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Watch the Birdie

Jo Knowles's book about a certain type of non-verbal communication invites us to Read Between the Lines. Hey, same to you, pal!

Watch the Birdie

BOOK REPORT for Read Between the Lines by Jo Knowles

Cover Story: It's Not Funny if I Have to Explain It
Drinking Buddy: Rain Check
Testosterone Level: No Time For Love, Dr. Jones!
Talky Talk: Soap Opera
Bonus Factor: Is That Your Age or Your IQ?
Bromance Status: One Crazy Day

Cover Story: It's Not Funny if I Have to Explain It

In case you don't get the reference, you hold up three fingers and say 'Read Between the Lines.' Since the middle finger gesture figures heavily in this story, it's a very apropos cover. But too bad they didn't have the courage to go all out.

The Deal:

Thirteen hours. Ten different stories. Ten different points of view. An awkward kid who gets his finger broken in gym class. A popular girl who wants to fit in on a deeper level. Two next door neighbor boys ready to have a fist fight over lawn care. Some kids pulling a fake car wreck scam for beer money. A jock struggling over his sexuality. The 'big' girl on the cheerleading squad. A frustrated English teacher.

Just a typical day in the neighborhood, as seen from the perspective of a lot of different people. And they all end up flipping someone off.

Drinking Buddy: Rain Check

Every one of these characters was someone I could potentially care about. Take Granger, the kid who gets his middle finger broken. He has a cute way of referring himself as a 'kcoj', the opposite of a jock. His father is horribly cruel, calling him a fag. His mother was killed by a hit and run driver. When he gets his finger bandaged, he ends up with his hand locked in a permanent 'up yours' gesture, which unexpectedly increases his popularity. He's crushing on Claire, the girl from chapter two.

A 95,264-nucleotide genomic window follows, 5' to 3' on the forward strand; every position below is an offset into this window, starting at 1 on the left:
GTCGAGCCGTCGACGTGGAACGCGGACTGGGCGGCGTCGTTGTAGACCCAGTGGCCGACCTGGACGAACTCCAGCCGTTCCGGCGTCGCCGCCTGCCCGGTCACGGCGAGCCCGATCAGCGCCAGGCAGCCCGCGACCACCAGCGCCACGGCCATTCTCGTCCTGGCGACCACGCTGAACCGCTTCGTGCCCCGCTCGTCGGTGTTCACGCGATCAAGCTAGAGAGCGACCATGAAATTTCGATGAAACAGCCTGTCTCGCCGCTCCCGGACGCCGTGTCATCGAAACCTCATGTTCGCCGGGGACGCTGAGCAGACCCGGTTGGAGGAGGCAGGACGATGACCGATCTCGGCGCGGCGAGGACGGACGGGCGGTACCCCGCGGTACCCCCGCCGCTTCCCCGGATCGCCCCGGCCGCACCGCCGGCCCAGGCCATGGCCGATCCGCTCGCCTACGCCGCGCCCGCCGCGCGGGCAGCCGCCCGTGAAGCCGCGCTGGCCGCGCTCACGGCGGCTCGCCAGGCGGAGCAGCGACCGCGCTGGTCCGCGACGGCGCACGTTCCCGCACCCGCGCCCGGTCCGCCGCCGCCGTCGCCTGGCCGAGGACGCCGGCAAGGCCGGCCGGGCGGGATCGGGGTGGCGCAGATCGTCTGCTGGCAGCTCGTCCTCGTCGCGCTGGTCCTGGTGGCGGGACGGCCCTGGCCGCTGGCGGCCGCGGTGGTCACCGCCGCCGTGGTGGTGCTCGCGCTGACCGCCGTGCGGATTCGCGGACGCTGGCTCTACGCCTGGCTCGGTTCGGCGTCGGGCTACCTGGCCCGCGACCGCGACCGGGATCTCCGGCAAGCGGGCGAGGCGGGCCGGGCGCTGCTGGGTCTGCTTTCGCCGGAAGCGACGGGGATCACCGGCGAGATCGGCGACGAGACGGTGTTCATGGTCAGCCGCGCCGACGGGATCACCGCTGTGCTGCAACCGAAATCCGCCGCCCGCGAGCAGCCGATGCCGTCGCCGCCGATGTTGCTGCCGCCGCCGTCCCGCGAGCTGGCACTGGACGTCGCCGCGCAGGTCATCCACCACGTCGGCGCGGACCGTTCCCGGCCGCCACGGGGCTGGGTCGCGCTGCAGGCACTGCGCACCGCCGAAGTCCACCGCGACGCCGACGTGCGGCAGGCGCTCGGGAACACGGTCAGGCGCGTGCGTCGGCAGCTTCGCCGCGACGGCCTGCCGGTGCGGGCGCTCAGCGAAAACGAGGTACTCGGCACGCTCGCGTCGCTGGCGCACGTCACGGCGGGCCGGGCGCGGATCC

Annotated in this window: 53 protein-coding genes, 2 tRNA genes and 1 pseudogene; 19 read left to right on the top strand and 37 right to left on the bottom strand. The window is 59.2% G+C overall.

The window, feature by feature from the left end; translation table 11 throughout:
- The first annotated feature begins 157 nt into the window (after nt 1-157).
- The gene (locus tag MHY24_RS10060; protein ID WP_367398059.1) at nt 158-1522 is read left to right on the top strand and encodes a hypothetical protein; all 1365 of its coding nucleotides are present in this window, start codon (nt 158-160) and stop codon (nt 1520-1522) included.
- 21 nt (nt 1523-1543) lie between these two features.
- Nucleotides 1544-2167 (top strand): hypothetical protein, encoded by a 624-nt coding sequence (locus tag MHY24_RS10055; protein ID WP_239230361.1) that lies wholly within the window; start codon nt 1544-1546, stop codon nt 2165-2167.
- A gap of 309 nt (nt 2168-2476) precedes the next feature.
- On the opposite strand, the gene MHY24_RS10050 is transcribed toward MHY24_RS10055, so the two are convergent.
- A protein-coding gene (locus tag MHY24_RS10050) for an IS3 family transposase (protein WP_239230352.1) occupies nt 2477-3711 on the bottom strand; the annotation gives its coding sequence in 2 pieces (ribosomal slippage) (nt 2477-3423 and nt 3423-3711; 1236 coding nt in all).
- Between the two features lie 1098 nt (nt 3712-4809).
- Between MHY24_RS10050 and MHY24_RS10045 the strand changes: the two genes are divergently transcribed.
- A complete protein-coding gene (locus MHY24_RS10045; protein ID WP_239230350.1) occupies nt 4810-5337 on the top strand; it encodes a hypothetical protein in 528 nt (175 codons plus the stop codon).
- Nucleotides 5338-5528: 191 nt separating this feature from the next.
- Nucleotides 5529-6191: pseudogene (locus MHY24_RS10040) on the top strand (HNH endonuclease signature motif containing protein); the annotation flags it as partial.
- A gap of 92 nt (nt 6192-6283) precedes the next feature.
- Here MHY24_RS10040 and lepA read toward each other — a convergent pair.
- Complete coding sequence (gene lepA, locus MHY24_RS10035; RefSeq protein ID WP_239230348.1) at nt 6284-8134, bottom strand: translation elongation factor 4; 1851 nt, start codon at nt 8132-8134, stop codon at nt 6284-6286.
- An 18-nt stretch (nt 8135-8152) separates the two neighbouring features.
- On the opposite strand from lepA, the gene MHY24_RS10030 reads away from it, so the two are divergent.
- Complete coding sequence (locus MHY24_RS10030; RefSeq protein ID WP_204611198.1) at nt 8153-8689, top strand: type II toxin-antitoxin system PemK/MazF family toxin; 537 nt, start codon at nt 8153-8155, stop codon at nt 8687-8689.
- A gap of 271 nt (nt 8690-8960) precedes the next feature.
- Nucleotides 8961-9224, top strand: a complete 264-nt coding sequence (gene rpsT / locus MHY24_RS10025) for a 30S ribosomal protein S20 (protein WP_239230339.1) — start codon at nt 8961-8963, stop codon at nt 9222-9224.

And then we really don't hear much about him again. Same with all the other people in the book. They appear in later chapters as background characters, but their personal issues are never resolved.

Testosterone Level: No Time For Love, Dr. Jones!

There's a lot of potential for sex and violence here, but every time something seems about to get interesting, we're suddenly in a new character's POV, often in another part of town.

Talky Talk: Soap Opera

Excellent characters and a gripping plot. However, once I started getting to know someone, the chapter would end and they'd become a supporting character in someone else's story. Does Claire keep that homeless woman's dog? Why was Dylan hauling around that paving stone? Does Keith recover from that car accident?

I felt like I'd watched one episode of an especially well-written and fast paced soap opera. As soon as I started caring about people, I lost them forever.

Bonus Factor: Is That Your Age or Your IQ?

So every chapter has one thing in common: someone flips the bird at someone else. Granger, with his busted finger. Claire, getting a harsh lesson in ASL. Dylan, talking with his asshole neighbors. This is one form of communication that we all understand, and I think it's interesting Knowles was able to write a book on that theme.

Bromance Status: One Crazy Day

Like your plot, I read you in only one day (the library was getting on my case about returning you). It all kind of passed in a blur, but in a good way.

FTC Full Disclosure: I received neither money nor beer for this review (dammit). Read Between the Lines is available now.

Brian Katcher's photo About the Author: Brian Katcher wrote his first YA novel when he was down and out in Mexico. He now lives in Missouri with his wonderful wife and daughter. He divides his time between writing and working as a school librarian. Brian still misses the preachy YA books of the eighties.